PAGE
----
The Bull Run was packed more than I’ve ever seen it. I don’t think they technically sold out, but the parking lot was already overflowing when we got there at about 6:45 for the 8:00 show and the Sawtelle Room was jammed with every table they could fit in there, many of which were already full over an hour before the show. We jammed into two of the last three seats at table 63 in front of center stage, and then Scott showed up shortly thereafter and took the last one. We managed to get beer and food, but the waitresses and the kitchen were struggling to keep up all night.
The band came on late as Chris Miller was apparently delayed, and the room took a long time before getting anywhere near settling down. Finally Dave and Phil came on with the normal “Guilty Ones” band of Chris, Lisa Pancratz, and Brad Fordham. I’ve said this before, but they all played excellently, perhaps better than I’d ever seen them. They’ve become an incredibly tight, well-disciplined unit that can rock your ass off.
And were they loud!!! It possibly wasn’t as loud as when we sat right in front of Dave’s amp at Johnny D’s, but I’ve never heard the Sawtelle PA turned up like that (it handled it great), and Dave’s Strat was just blasting.
And what a great setlist it was too. They did a superb mix of tunes from their last two albums, some older Dave Alvin songs, and some classic Blasters tunes. It went something like this:
I Feel So Good
This World Is In a Bad Condition
Southern Flood Blues
Sit Down Baby
All By Myself
Cherry Red Blues
Hide and Seek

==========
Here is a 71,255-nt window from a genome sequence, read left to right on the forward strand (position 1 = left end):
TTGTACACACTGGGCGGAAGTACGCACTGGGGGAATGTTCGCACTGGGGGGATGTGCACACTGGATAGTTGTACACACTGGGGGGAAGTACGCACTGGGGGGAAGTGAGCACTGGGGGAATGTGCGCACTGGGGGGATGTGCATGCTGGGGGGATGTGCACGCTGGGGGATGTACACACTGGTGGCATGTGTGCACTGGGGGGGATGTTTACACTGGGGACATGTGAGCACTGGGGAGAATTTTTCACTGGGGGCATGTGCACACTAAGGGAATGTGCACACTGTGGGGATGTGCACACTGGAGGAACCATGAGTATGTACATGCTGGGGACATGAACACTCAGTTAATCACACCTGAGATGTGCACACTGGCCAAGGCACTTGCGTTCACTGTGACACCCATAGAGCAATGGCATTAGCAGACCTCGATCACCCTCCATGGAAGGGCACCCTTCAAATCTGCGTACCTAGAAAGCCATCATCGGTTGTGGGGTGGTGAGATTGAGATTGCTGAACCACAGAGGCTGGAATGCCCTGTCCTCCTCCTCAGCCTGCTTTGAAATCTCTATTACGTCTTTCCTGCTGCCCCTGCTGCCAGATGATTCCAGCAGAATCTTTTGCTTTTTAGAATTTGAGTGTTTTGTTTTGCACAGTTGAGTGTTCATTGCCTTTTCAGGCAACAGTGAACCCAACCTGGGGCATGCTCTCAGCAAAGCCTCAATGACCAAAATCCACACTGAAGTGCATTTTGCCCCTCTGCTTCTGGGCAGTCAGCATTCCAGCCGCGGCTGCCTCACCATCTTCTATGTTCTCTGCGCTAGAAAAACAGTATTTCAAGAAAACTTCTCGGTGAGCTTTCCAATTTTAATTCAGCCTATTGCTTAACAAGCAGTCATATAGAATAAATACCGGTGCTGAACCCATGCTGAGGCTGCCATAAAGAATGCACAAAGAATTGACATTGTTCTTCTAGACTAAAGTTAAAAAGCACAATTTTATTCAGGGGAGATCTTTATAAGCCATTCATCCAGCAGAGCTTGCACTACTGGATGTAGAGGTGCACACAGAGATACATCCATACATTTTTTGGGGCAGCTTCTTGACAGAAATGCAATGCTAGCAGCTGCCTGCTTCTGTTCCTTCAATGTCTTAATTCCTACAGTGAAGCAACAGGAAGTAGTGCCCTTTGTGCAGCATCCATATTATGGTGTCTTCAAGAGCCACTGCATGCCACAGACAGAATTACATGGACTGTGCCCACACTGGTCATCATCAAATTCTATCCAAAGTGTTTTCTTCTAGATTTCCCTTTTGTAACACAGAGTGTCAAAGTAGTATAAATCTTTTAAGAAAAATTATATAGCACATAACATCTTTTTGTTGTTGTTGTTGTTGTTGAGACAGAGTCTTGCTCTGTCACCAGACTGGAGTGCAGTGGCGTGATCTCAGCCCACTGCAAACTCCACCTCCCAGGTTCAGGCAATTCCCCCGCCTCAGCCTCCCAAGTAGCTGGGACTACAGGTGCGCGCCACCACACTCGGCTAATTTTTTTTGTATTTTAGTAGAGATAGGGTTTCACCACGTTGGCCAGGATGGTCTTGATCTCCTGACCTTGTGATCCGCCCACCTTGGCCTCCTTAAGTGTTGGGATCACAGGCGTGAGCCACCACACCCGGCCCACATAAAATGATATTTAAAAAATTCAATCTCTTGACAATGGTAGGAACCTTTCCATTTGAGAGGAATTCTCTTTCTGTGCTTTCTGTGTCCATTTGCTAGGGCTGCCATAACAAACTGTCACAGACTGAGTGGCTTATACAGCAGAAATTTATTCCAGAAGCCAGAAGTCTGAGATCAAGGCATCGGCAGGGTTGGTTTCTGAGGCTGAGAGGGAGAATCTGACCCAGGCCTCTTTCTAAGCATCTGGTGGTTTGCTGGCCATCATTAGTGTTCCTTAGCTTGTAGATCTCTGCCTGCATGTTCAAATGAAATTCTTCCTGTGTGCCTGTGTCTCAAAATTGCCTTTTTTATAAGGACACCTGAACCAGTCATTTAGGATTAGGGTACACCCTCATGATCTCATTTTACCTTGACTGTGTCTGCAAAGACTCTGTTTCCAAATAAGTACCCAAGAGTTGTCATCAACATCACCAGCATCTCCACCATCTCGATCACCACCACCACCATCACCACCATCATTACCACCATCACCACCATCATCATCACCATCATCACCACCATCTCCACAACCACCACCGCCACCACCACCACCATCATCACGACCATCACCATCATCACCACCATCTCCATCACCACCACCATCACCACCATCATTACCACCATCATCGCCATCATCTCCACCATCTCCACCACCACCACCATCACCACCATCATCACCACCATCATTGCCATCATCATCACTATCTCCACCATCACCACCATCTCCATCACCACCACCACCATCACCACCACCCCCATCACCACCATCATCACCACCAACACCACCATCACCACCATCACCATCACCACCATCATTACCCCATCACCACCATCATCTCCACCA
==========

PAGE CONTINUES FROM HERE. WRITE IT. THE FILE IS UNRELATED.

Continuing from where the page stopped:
Truckin’ Little Woman
Johnny Ace Is Dead
What’s Up With Your Brother
Turn On Your Lovelight
I may have missed a few and gotten the order wrong, but I think you get the point. I was thrilled to hear Phil step up and sing Border Radio! He was in as good voice as ever, tackling the incredibly difficult Cherry Red Blues with ease, hitting all the lyrics to Truckin’ Little Woman perfectly, and singing Marie Marie like he meant it: “I just want to be your loving man!”
Chris and Brad were fantastic too, and as usual, Lisa was phenomenal. The sight lines in the Bull Run are sometimes a challenge and though we were at the front table, Phil was almost totally blocking Lisa for me. But I could peer around him once in a while and get a sight of a polka-dotted arm, a puffed-out cheek, and sometimes the iconic Lisa Pancratz eye rising up above the curve of Phil’s guitar, fixated on the band leader.
And who was leading the band? Dave was incredible himself, just permeating the room with his vision of the blues, straight out Stratocaster sound filling our brains. And I think they were really having a good time too. The Bull Run is probably a fun place for a band to play: great sound and enthusiastic crowds in the middle of Nowhere, Massachusetts.
At one time after Lisa’s drum solo in Dry River a perhaps tipsy woman ran up to the front and shouted at Dave, “She’s great, she’s fantastic, she’s wonderful!” Dave said, “I know.” She shouted, “Tell her how great she is!!” Dave said in his way, “You tell her,” and stood back. Lisa smiled.
As they’ve been doing lately, they closed with a background rave-up of Turn On Your Lovelight, alternating between Dave singing a few of the lyrics, ripping off another incendiary guitar run, and the band introducing each other. Really, Phil was as integrated into the band as anyone else and he did his part in the mutual introductions, again calling his brother a triple threat: singer, songwriter, and guitar player. What a band and what a fun night!